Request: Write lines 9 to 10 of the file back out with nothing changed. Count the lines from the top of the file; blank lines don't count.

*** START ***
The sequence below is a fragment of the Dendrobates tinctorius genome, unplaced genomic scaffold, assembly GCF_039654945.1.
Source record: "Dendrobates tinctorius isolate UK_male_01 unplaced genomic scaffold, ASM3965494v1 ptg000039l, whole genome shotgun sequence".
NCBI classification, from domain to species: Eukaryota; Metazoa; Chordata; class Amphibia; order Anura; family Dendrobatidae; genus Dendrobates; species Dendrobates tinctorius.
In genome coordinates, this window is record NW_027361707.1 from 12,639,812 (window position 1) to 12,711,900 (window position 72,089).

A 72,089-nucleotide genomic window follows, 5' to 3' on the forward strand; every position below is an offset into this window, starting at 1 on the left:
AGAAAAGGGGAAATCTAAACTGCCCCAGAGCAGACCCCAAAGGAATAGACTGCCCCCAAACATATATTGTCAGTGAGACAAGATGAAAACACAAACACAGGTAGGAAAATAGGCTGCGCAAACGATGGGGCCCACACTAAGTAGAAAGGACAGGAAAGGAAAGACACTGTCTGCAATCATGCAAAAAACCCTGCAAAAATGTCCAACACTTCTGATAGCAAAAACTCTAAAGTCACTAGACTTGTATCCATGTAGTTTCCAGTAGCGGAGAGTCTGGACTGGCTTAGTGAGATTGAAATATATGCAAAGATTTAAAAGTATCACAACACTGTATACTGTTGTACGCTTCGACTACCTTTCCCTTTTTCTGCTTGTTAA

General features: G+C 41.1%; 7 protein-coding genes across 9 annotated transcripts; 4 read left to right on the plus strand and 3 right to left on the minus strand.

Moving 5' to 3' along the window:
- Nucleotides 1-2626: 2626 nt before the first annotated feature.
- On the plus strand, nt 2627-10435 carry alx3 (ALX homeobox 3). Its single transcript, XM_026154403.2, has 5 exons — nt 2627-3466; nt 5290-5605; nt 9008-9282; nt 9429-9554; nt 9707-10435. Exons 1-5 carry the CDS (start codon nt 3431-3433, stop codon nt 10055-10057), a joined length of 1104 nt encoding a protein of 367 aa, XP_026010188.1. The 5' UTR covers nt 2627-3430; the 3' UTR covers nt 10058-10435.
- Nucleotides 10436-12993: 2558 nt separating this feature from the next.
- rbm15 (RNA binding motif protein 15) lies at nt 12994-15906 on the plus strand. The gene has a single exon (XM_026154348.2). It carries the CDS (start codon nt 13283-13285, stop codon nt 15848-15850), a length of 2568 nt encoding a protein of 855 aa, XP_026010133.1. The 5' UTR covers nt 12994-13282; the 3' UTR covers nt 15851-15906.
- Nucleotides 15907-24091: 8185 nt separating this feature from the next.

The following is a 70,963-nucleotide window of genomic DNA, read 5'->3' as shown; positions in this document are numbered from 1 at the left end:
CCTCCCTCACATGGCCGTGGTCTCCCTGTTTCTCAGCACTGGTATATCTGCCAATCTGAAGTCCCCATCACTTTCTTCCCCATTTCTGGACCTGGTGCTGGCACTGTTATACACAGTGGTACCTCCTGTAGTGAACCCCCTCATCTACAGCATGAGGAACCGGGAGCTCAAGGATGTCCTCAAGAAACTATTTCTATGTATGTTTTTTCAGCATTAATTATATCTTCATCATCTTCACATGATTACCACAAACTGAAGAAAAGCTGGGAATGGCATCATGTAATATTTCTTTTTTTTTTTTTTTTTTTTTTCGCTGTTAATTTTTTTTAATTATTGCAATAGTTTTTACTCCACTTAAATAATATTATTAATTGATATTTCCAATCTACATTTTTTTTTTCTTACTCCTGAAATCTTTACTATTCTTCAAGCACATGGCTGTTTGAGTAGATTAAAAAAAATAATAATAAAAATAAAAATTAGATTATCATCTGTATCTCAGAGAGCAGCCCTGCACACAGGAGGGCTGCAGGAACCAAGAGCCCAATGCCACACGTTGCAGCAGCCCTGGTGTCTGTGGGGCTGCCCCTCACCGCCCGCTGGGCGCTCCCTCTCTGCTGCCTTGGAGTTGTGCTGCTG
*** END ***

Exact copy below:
- Nucleotides 1-2626: 2626 nt before the first annotated feature.
- On the plus strand, nt 2627-10435 carry alx3 (ALX homeobox 3). Its single transcript, XM_026154403.2, has 5 exons — nt 2627-3466; nt 5290-5605; nt 9008-9282; nt 9429-9554; nt 9707-10435. Exons 1-5 carry the CDS (start codon nt 3431-3433, stop codon nt 10055-10057), a joined length of 1104 nt encoding a protein of 367 aa, XP_026010188.1. The 5' UTR covers nt 2627-3430; the 3' UTR covers nt 10058-10435.